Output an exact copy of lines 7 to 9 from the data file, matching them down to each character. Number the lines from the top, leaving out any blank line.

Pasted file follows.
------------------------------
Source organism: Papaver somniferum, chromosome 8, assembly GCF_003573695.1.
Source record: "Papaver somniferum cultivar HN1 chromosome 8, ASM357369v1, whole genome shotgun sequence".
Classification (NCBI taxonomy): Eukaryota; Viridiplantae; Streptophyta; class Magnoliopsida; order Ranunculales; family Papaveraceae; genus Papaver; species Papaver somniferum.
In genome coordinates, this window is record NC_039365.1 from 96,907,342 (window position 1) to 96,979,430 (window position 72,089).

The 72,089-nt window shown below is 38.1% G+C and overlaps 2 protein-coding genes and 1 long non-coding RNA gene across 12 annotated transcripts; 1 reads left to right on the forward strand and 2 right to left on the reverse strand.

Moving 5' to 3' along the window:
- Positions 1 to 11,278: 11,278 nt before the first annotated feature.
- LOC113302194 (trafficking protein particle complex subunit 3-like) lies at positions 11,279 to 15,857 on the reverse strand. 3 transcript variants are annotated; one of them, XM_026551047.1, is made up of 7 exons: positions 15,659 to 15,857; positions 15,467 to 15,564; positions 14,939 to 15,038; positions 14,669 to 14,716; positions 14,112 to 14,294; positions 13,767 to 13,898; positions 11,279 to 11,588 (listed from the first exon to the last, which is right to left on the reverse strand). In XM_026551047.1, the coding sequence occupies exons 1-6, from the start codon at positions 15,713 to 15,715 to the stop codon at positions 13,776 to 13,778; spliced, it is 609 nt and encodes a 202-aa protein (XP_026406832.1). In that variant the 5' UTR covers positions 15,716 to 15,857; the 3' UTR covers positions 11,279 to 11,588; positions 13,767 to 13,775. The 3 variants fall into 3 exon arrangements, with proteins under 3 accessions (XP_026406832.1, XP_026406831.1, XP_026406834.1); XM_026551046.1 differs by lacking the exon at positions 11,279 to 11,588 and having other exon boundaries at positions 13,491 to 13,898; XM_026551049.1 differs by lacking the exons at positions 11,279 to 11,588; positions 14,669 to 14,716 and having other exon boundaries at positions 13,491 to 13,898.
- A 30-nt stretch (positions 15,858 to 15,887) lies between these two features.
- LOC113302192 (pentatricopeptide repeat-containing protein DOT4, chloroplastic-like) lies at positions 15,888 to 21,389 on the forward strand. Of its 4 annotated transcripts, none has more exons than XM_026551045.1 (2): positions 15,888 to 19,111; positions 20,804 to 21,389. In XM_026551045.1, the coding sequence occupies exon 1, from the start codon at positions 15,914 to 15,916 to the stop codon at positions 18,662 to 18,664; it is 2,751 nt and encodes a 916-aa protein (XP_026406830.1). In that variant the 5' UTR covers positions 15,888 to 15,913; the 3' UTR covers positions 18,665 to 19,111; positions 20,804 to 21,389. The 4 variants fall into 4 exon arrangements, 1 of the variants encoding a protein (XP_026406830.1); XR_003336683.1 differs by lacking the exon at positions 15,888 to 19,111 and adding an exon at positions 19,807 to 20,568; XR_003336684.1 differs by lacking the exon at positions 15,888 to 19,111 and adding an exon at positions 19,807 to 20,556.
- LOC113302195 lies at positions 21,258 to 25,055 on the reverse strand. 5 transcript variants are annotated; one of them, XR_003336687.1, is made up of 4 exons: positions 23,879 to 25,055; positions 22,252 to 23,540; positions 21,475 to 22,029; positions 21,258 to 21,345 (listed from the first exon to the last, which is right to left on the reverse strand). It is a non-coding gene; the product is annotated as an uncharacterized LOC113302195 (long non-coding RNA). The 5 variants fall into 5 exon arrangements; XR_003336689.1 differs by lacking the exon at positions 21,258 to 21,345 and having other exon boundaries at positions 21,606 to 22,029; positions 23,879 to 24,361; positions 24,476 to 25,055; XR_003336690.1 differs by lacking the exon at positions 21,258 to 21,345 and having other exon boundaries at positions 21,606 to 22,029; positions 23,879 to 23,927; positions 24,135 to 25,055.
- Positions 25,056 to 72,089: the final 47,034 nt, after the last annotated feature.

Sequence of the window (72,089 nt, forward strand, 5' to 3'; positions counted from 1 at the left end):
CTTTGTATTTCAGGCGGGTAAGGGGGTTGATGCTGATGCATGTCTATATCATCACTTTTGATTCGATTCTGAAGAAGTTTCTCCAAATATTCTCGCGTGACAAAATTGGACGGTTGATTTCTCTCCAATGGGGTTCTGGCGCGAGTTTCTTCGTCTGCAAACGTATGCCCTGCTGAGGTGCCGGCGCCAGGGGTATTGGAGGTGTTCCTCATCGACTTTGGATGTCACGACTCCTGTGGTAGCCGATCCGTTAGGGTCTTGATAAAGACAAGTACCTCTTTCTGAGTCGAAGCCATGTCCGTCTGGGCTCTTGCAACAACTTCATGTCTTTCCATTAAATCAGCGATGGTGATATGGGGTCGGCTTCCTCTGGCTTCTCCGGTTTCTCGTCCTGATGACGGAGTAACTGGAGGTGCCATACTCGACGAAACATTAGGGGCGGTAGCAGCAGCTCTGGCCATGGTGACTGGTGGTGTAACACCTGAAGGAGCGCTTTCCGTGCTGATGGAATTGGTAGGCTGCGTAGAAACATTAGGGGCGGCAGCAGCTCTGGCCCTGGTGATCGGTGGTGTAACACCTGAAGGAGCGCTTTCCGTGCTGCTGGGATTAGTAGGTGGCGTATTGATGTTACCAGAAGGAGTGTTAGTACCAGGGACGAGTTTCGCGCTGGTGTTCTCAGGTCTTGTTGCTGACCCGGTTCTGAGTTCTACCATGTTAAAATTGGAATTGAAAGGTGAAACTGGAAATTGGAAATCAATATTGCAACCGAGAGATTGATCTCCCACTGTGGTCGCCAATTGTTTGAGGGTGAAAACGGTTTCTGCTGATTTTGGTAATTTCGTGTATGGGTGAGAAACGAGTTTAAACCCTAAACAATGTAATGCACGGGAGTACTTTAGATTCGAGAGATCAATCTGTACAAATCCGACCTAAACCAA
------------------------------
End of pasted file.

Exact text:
- Positions 1 to 11,278: 11,278 nt before the first annotated feature.
- LOC113302194 (trafficking protein particle complex subunit 3-like) lies at positions 11,279 to 15,857 on the reverse strand. 3 transcript variants are annotated; one of them, XM_026551047.1, is made up of 7 exons: positions 15,659 to 15,857; positions 15,467 to 15,564; positions 14,939 to 15,038; positions 14,669 to 14,716; positions 14,112 to 14,294; positions 13,767 to 13,898; positions 11,279 to 11,588 (listed from the first exon to the last, which is right to left on the reverse strand). In XM_026551047.1, the coding sequence occupies exons 1-6, from the start codon at positions 15,713 to 15,715 to the stop codon at positions 13,776 to 13,778; spliced, it is 609 nt and encodes a 202-aa protein (XP_026406832.1). In that variant the 5' UTR covers positions 15,716 to 15,857; the 3' UTR covers positions 11,279 to 11,588; positions 13,767 to 13,775. The 3 variants fall into 3 exon arrangements, with proteins under 3 accessions (XP_026406832.1, XP_026406831.1, XP_026406834.1); XM_026551046.1 differs by lacking the exon at positions 11,279 to 11,588 and having other exon boundaries at positions 13,491 to 13,898; XM_026551049.1 differs by lacking the exons at positions 11,279 to 11,588; positions 14,669 to 14,716 and having other exon boundaries at positions 13,491 to 13,898.
- A 30-nt stretch (positions 15,858 to 15,887) lies between these two features.